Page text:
before the music dies.

hulu.com is one of the greatest sites i’ve been introduced to in awhile. while they don’t have all the tv shows one might want, they have a heck of a lot of good ones. they have all of nbc’s late night talk shows (which are clearly the best), lots of great sitcoms (all three seasons of arrested development, always the most current office and 30 rock episodes, etc.), and even full movies. there aren’t loads but they are free.

i just finished watching a documentary called before the music dies. it discusses the current state of american music and the american music industry. included are interviews with lots of musicians, including ?uestlove, erykah badu, doyle bramhall ii, bonnie raitt, branford marsalis, eric clapton, dave matthews, and others, and also some industry insiders, including music critics, a&r personnel, label execs, etc. if there is something i love, it is listening to real musicians talk about music. these people are people who know what they are talking about it because they live it. this is their niche, whether they are musicians or critics or labelmen. some really interesting thoughts about where our music is currently and where it’s come from and hopefully where it is going.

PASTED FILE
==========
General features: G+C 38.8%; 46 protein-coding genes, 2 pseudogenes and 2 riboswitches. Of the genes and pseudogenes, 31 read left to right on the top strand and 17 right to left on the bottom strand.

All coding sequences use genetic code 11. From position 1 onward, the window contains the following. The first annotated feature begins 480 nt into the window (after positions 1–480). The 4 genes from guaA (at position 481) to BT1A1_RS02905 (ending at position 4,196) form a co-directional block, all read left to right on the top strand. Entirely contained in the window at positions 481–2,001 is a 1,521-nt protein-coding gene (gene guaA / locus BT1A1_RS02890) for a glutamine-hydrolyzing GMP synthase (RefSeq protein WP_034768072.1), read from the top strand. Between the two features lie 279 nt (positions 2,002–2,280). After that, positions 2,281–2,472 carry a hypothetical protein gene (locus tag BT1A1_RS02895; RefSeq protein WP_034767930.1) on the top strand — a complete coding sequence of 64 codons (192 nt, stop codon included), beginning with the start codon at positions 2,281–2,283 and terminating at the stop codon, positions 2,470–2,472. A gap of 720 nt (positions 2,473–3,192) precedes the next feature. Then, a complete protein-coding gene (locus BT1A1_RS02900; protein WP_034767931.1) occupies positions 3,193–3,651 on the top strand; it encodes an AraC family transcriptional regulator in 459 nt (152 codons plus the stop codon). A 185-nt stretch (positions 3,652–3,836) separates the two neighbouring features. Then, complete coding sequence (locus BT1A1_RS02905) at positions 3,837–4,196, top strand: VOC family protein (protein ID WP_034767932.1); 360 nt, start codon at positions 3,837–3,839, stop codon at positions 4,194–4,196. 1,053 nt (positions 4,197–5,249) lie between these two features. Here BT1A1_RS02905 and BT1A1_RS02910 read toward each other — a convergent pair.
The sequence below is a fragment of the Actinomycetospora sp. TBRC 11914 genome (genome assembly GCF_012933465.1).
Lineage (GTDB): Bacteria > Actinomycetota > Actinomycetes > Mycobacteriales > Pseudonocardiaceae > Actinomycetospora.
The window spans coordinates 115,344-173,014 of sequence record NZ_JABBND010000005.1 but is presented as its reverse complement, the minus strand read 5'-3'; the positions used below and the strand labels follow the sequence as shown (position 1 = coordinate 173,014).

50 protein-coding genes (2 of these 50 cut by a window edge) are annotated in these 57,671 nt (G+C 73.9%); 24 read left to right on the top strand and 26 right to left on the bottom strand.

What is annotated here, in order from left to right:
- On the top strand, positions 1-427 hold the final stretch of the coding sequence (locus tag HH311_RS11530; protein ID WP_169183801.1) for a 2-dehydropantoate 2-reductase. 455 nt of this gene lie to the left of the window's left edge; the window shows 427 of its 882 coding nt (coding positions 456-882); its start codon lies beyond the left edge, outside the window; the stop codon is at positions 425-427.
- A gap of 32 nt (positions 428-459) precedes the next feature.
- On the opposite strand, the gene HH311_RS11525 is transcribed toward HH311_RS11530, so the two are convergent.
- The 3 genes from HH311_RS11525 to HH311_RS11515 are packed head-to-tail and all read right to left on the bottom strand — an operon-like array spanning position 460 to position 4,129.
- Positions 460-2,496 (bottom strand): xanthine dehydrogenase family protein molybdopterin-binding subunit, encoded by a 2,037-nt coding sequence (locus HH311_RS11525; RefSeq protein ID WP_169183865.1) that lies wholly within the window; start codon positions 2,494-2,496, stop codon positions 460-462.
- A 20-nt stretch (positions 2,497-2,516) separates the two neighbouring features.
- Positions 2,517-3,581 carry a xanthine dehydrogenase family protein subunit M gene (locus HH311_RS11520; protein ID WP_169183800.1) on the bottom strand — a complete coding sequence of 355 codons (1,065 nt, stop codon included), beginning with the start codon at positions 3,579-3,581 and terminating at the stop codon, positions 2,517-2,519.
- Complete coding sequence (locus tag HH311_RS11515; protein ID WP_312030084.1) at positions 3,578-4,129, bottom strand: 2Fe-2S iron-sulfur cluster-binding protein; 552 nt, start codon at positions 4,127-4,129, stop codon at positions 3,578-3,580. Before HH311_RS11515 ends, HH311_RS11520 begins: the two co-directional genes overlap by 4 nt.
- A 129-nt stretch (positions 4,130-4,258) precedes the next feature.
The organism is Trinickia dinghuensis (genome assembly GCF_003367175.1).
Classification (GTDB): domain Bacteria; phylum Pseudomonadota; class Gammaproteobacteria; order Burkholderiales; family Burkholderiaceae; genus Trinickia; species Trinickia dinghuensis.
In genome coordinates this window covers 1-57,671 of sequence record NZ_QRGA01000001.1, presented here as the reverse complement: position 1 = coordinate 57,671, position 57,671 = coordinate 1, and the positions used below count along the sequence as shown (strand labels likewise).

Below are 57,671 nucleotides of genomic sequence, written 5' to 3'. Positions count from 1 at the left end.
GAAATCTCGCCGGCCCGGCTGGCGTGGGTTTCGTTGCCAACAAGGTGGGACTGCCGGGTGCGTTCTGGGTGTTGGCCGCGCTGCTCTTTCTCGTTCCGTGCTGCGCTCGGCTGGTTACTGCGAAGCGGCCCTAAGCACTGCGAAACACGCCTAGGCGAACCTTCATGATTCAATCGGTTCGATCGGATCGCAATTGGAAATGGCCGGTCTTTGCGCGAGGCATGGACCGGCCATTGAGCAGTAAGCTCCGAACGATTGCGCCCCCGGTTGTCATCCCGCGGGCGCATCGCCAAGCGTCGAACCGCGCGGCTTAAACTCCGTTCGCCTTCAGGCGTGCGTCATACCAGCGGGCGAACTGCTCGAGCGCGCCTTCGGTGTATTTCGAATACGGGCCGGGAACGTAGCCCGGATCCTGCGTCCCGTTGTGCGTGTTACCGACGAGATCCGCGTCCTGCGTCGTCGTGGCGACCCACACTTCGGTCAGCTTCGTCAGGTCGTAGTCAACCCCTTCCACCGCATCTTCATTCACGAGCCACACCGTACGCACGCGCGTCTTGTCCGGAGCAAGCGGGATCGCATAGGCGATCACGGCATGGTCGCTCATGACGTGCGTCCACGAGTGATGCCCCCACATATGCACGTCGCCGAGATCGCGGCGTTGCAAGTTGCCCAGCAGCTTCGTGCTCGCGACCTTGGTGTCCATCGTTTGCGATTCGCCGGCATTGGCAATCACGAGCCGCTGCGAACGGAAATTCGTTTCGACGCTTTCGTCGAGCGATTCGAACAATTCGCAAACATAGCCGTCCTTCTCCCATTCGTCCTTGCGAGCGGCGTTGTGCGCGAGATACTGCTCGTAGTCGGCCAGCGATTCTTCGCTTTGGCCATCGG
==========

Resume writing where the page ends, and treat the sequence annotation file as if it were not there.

it’s about an hour and a half, so if you’ve got the time, please watch it. just go here. it’s a fascinating documentary about the unraveling of the music industry and its intense commercialization in the last ten to twenty years. i can tell that something is communicating its ideas well when i actually want to turn it off so i can listen to good music. about halfway through i paused the movie and listened to a few tracks off bob dylan’s the times they are a changin’. this got me excited to work harder, or at least be more intentional in my music listening, and making sure my time is put towards real pieces of art.

and come on. the opening segment of the movie is just one of the most incredible performances by anybody i’ve ever seen. look at how that man dances!

-jon

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